I’m looking into FHA loans and first-time home-buyer programs. I have a fair credit rating of about 670. A few programs I have researched suggest I’ll only need to put about $15,000 down.
With rates going up, I’m worried I’ll never be able to afford a home if I don’t pull the trigger now. I wanted to wait to get more of a down payment other than the $15,000 I have saved, but I don’t know if it’s best to just have a larger down payment or take the lower interest rate now? Any advice would be appreciated.
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Your concerns are valid. The Federal Reserve on Wednesday hiked the benchmark interest rate by 50 basis points. Fed chair Jerome Powell said the central bank was not likely to hike its benchmark interest rate by 75 basis points at its next meeting, all but promising consecutive 50 basis rate hikes.
“We need to really see that our expectation is being fulfilled, that inflation in fact is under control and starting to come down, but it’s not like we would stop, we would just go back to 25 basis point increases,” he said.
And so back to your question. The Federal Housing Administration’s loan program — along with the VA loan program and organizations that provide assistance to first-time buyers — are certainly vital lifelines. For many, without this support, owning a home would never be possible.
There’s a common misconception that you need to make a 20% down payment to be able to buy a home. As you’ve found, the FHA only requires 3.5% down, and other programs will grant low- and moderate-income households the funds to make up the difference if they cannot save even that amount on their own.
But this aid comes with a catch. With FHA loans, borrowers must pay mortgage insurance. There’s an upfront premium, which costs 1.75% of the loan amount, that must be paid at closing, and then there’s an ongoing monthly premium that must be paid for anywhere from 11 years to the full life of the loan. The ongoing premium varies in size from 0.45% to 1.05% depending on the loan-to-value ratio on the mortgage, according to LendingTree, and is added to the monthly mortgage payment.
The down payment is just one part of the equation when it comes to affording a home. A larger down payment means the loan is smaller — and that reduces how much you’ll pay in interest over time as well as the size of the monthly payment. Some lenders even will reduce the interest rate if a buyer makes a larger down payment.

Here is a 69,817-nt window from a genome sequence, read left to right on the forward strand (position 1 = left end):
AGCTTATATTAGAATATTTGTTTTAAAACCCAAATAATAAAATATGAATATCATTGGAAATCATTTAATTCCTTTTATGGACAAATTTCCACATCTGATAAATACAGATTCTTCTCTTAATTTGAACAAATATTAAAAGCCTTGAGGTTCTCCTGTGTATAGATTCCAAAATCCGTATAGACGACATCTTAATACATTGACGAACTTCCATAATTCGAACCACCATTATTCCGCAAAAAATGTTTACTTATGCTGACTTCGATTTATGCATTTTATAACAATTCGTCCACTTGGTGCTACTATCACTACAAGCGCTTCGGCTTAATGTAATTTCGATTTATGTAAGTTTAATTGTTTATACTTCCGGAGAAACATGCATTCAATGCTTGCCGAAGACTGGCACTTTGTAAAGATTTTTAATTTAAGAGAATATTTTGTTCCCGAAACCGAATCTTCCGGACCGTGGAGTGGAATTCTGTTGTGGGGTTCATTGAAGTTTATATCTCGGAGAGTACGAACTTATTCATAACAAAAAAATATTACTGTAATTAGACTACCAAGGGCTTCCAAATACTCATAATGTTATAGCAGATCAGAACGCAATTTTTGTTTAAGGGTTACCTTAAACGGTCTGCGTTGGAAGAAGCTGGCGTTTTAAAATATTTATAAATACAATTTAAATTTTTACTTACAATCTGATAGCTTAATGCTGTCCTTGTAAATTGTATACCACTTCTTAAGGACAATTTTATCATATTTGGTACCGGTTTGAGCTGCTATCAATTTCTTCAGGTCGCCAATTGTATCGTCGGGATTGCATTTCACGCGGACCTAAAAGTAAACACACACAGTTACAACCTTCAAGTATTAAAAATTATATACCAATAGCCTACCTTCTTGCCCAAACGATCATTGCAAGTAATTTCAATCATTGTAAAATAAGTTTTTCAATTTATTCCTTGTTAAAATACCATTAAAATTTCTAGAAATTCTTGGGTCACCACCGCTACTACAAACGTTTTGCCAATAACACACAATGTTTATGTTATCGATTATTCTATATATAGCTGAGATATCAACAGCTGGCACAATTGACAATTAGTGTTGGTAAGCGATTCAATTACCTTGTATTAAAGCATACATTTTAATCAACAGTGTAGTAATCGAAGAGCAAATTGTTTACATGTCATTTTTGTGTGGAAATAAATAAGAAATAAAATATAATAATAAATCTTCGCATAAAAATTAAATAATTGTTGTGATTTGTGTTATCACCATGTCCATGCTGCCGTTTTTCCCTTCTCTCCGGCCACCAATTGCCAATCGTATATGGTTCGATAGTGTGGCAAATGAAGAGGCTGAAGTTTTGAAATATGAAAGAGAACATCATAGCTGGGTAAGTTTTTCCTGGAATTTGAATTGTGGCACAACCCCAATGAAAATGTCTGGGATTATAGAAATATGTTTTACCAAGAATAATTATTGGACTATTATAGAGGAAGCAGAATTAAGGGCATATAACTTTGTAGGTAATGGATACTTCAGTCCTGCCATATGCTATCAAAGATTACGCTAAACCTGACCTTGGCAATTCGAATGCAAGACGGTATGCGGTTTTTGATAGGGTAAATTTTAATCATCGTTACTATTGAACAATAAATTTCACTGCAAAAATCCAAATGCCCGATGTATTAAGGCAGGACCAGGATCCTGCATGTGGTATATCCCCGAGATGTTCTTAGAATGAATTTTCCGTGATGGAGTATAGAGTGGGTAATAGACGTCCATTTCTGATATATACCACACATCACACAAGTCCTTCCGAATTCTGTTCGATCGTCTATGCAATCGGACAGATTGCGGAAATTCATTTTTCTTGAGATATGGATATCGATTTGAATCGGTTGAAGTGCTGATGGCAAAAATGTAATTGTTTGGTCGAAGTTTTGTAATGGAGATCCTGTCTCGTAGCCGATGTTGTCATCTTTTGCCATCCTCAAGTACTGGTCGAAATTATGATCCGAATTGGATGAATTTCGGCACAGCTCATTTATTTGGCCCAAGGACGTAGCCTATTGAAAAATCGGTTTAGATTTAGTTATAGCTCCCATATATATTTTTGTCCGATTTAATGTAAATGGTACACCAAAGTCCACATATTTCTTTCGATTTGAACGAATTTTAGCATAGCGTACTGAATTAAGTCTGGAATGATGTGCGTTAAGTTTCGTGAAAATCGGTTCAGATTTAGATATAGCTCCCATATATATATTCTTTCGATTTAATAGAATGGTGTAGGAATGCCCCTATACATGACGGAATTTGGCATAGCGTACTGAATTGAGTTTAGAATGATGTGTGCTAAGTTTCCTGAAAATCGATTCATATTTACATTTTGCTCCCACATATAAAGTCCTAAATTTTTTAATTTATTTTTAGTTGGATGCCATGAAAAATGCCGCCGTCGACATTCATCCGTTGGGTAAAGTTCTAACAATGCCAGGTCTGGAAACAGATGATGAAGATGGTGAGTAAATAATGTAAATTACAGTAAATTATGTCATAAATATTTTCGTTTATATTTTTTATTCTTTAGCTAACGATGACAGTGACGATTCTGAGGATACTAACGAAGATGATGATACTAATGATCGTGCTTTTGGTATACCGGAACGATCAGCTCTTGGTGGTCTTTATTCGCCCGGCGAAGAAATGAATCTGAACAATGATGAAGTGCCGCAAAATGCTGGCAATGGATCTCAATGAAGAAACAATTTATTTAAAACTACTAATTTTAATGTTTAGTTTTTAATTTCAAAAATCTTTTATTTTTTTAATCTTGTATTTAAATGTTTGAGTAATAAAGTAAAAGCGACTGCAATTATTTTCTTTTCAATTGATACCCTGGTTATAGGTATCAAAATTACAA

Making a larger down payment also offers some protection in instances where home prices fall. During the last housing crisis, many families bought homes or refinanced with zero-down loans, meaning they had no equity built up in their homes. And so when home prices fell, they found themselves owing more than the home was worth.
When many of those families found themselves struggling to keep up with their monthly mortgage payments they couldn’t rely on selling their home to cut their losses, since they would still owe money to the mortgage company. Making a bigger down payment provides a cushion for borrowers against such an unfortunate scenario.
Of course, putting more money down can reduce a household’s savings, leaving less money for emergencies or home maintenance in the future. So it’s not a cut-and-dry situation. And you wouldn’t want to find yourself in a situation where an unexpected hospitalization or job loss made it impossible to keep up with your monthly payments, putting you at risk of losing your home.
Instead of worrying about the down payment and rushing to beat rising rates, I would focus on what you can afford in terms of a monthly loan payment. Keep in mind that owning a home comes with other expenses you’re on the hook for — utilities, taxes and home repairs to name a few.
Figure out what you can afford to pay each month, and then use a mortgage calculator to determine the price of the home you could purchase to maintain that monthly payment. Depending on what the prevailing home prices are in your area, that down payment may be sufficient or not.
For instance, if you could afford to pay more than $2,500 a month, you could manage to buy a $400,000 home with just a $15,000 down payment. Whereas, your monthly payment would be less than $1,400 if the home only cost $200,000, with that same down payment.
It can be tricky to determine what’s affordable — especially in a competitive market like this one where it’s easy to get in over your head when most homes are seeing bidding wars. I would suggest you talk to a housing counselor or a financial adviser to help you figure out what the best course of action is for you. I know you may be sad to miss out on a lower interest rate, but with a purchase as large as this you don’t want to rush things.
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